Once upon a time, when I was first starting my SEO writing career, I wrote content for cosmetic dentists.

I mean, a LOT of content.

I wrote around 20+ pages a week for multiple clients. Sometimes more. To this day, I can still wax poetic about cosmetic veneers, dental implants, and teeth whitening.

Oh yes, I’m very fun at parties. 🙂

For some folks, focusing 100% on one client niche is heaven. For me, I lasted about a year before I started going nuts. I wasn’t thrilled about landing new cosmetic dentistry clients. I didn’t want to write about veneers anymore.

I was done.

Some folks may gasp at my decision and scream, “But Heather, you had a niche. You were known. Your clients came to you. What were you thinking?”

Here’s what people don’t tell you when they advise to “find a niche.”

You won’t stay in that niche forever. Nor do you have to.

There’s a high probability you change your niche at least once during your writing career. Maybe even more. And that’s OK.

Think about it — you probably didn’t stay in the first job you had. (My first job was scooping ice cream at Baskin and Robbins!) You probably didn’t marry the first person you dated.

Why should you stay with the same niche — especially if it doesn’t turn you on anymore? Or, if there’s better money to be had somewhere else?

It doesn’t mean you’ll NEVER write about your old niche again. It just means you want to write about something different.

Over the years, I’ve worked with mom-and-pop businesses, e-commerce companies, travel companies, finance companies, search engines, and B2B SaaS companies. I expect I’ll keep switching niches, because that’s how I roll.

How do I do it? Let me tell you…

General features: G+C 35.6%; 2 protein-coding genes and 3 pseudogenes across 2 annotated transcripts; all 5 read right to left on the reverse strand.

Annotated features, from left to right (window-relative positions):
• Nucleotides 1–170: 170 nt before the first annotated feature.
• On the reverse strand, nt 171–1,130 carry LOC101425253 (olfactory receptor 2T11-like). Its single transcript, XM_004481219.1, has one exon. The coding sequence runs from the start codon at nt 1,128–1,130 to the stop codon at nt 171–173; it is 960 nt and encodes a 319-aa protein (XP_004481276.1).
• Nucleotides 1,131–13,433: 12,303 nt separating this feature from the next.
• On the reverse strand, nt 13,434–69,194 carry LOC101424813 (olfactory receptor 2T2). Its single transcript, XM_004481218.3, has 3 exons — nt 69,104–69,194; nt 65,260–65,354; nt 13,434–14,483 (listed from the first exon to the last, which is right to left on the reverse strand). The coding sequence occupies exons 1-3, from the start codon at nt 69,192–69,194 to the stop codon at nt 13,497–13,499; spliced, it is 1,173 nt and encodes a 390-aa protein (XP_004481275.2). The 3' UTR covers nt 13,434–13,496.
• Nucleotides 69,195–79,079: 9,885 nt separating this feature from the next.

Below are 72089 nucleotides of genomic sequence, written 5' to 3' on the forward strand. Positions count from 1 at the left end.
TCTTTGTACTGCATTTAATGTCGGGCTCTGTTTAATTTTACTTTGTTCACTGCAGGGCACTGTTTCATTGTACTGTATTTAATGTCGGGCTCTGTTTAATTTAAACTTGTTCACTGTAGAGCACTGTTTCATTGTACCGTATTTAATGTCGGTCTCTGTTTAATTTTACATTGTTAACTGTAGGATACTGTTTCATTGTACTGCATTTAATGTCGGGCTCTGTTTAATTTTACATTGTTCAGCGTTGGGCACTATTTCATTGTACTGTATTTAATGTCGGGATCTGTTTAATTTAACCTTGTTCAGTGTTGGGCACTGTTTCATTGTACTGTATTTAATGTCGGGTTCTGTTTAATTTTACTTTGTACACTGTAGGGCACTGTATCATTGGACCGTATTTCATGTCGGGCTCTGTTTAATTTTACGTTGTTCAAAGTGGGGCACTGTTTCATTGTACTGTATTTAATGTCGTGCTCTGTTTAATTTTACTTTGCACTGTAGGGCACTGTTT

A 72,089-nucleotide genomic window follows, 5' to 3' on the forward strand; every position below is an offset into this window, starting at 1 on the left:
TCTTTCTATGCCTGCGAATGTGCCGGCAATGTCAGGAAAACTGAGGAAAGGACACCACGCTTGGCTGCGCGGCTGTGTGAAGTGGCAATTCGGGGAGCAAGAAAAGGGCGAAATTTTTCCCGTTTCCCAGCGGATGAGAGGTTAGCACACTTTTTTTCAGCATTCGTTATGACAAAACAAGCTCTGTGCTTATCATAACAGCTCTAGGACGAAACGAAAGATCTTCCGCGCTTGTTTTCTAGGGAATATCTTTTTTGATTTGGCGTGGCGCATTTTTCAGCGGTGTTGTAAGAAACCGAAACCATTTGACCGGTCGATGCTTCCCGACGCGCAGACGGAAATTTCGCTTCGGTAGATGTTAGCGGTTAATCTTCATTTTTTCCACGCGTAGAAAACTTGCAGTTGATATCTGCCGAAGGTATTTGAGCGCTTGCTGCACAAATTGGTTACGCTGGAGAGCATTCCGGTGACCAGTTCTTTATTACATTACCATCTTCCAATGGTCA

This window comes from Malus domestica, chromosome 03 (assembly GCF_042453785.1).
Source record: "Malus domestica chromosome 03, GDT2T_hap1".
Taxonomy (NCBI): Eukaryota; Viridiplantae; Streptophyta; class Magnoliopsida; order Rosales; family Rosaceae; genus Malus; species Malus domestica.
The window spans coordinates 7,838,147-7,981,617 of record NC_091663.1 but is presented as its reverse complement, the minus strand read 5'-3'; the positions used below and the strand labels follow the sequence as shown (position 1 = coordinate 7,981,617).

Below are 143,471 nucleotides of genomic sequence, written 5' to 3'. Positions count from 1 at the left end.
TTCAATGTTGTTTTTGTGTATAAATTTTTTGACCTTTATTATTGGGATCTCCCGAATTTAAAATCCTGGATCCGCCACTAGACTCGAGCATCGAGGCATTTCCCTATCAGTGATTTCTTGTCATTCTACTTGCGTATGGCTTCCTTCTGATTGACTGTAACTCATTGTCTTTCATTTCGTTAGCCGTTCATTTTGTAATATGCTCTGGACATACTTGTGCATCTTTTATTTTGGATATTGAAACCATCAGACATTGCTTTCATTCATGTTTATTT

Thinking about switching SEO writing niches? Try these things:

  • Choose niches that interest you. I choose some niches because they’re fun and I’m passionate about the topic. I choose other niches because I know they’re a great financial opportunity and I can add value. No matter what, I always ask the question, “Do I want to spend the next six months writing about this topic?” If my stomach tightens and the answer is no, the niche isn’t for me.
  • Research, research, research. Don’t try to break into a new industry without knowing the lingo. (This is especially important for B2B clients.) Check out LinkedIn groups to get a sense of how they talk about their product or service and learn any industry-specific buzz terms. You can also check out other writers specializing in your niche and see how they structure their services. You don’t want to copy what they offer — but knowing your competition provides valuable insights.
  • Think about how to pitch your services. Help your clients draw a line between your experience and what you can do for them. For instance, a fitness copywriter pitching a B2B SaaS company may discuss how she’s adept at taking complex information and breaking it into easy-to-understand content.
  • Look at LinkedIn for job postings. Wondering what your new niche client needs? LinkedIn job postings for content writers can give you a great idea of how you can help. Plus, some companies are happy to hire a freelancer while they’re trying to fill a permanent position. It never hurts to ask.
  • Land that ONE client. It can be a super-small client in your new niche. Or, you may luck out with a bigger brand. Once you’ve landed your first niche client, you can show your clips to future clients.

P.S. — have a dream niche? GO AFTER IT. Life is too short to write copy about veneers when you’d rather be writing about luxury destination spas. 

What do you think?

Have you thought about changing your niche? What’s stopping you? Leave a comment and let me know!